The “Common” in #4 is the ones as taken from the Mass of Pope Pius V. This has been the practice of the Benedictine monasteries of Fontgombault, Randol, Triors, Gaussian, Clear Creek (USA) and Saint-Paul de Wisques. Both Cardinal Paul Augustin Mayer and Mgr. Pearl have visited the Abbey of Fontgombault in the 1990s.
Further more Cardinal Joseph Ratzinger visited the Abbey of Fontgombault in July 2001 and said the following while there:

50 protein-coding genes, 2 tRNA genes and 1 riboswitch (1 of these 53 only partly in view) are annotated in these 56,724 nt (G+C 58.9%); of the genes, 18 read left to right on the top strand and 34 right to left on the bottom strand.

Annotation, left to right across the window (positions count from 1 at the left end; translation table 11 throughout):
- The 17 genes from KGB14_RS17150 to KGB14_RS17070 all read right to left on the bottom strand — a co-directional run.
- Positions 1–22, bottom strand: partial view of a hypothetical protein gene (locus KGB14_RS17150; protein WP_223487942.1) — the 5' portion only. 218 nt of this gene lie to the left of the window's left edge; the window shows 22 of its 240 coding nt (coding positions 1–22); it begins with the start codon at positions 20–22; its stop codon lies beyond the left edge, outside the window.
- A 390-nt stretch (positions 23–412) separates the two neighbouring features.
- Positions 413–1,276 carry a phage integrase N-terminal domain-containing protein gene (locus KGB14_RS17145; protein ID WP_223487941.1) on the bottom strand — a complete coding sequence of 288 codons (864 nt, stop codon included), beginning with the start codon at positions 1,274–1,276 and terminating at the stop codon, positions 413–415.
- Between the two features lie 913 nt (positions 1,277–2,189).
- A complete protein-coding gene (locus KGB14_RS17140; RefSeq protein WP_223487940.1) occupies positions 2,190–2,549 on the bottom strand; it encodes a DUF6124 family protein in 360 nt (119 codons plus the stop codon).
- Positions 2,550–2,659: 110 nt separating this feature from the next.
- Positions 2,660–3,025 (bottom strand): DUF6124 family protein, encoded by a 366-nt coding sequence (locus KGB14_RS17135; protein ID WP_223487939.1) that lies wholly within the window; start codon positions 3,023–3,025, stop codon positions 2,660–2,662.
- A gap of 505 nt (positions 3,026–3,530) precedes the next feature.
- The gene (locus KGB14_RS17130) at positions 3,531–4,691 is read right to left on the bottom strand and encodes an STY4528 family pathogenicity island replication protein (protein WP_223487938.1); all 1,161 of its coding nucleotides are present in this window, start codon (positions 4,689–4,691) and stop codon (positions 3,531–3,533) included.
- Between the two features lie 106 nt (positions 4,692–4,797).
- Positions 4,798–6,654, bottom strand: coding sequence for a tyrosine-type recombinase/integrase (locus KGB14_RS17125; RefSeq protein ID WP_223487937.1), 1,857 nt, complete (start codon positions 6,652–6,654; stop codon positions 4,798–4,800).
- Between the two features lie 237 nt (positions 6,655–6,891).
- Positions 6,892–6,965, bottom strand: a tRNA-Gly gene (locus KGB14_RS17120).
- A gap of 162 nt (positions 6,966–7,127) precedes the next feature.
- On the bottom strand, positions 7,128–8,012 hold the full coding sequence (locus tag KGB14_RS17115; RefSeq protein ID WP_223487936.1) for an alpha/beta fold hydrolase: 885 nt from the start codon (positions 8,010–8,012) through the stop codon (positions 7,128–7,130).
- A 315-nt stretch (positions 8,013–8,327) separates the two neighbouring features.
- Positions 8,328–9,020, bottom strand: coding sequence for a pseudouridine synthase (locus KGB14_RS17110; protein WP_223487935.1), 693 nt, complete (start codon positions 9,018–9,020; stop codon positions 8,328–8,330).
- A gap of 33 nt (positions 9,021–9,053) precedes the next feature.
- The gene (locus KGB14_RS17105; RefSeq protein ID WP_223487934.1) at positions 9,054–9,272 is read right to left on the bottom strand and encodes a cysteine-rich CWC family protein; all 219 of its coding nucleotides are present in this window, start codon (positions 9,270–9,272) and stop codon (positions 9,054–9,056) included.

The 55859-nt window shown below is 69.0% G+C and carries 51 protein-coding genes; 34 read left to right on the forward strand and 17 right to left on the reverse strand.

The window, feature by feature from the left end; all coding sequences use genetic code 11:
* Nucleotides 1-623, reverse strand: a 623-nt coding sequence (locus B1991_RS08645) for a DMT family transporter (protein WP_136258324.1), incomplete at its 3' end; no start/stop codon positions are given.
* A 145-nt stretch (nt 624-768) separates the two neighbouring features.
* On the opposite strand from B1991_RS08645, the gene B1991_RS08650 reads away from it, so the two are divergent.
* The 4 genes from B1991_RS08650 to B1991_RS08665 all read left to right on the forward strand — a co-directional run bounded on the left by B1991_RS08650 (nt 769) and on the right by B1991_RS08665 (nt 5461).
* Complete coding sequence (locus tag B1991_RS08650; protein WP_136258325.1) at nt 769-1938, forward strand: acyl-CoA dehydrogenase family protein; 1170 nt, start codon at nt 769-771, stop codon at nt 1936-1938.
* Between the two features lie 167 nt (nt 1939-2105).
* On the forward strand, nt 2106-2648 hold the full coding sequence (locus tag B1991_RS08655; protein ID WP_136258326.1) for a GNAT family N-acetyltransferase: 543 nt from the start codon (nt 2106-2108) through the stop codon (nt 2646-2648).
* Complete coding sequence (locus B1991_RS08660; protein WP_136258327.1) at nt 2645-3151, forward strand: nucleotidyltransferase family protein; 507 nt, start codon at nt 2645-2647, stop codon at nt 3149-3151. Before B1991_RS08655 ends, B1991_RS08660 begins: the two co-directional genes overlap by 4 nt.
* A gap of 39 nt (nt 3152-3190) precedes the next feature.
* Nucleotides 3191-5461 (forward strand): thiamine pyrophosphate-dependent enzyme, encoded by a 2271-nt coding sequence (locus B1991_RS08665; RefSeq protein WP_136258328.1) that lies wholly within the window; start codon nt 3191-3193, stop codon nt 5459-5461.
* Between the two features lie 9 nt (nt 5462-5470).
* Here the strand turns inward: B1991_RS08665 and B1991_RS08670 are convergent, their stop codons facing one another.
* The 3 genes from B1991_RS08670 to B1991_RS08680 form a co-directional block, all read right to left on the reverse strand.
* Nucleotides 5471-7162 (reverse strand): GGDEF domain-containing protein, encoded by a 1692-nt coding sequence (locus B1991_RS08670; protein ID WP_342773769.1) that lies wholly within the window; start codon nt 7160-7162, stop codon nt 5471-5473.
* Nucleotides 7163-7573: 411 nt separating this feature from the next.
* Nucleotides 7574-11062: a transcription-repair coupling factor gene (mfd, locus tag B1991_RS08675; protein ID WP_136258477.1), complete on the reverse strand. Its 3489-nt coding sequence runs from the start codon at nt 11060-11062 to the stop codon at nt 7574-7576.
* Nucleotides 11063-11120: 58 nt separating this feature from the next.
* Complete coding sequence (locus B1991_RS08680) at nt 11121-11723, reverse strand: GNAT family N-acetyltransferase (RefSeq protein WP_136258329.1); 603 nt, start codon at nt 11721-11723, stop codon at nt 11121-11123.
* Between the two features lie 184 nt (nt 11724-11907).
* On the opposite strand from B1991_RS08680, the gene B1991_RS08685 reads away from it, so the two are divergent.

For the future, we ought to think—it seems to me - in terms of enriching the Missal of 1962 by introducing some new saints; there are now some important figures among the saints - I am thinking, for example, of Maximilian Kolbe, Edith Stein, the martyrs of Spain, the martyrs of the Ukraine, and so many others—but I am also thinking of that little Bakhita in the Sudan, who came from slavery and came to freedom in her faith in the Lord; there are many really lovely figures whom we all need. Thus, opening up the calendar of the old Missal to new saints, making a well thought-out choice of these, that seems to me something that would be appropriate at present and would not have any destructive effect on the fabric of the liturgy. We might also think about the Prefaces, which also come from the storehouse of wealth in the Church Fathers, for Advent, for example, and then others; why not insert those Prefaces into the old Missal?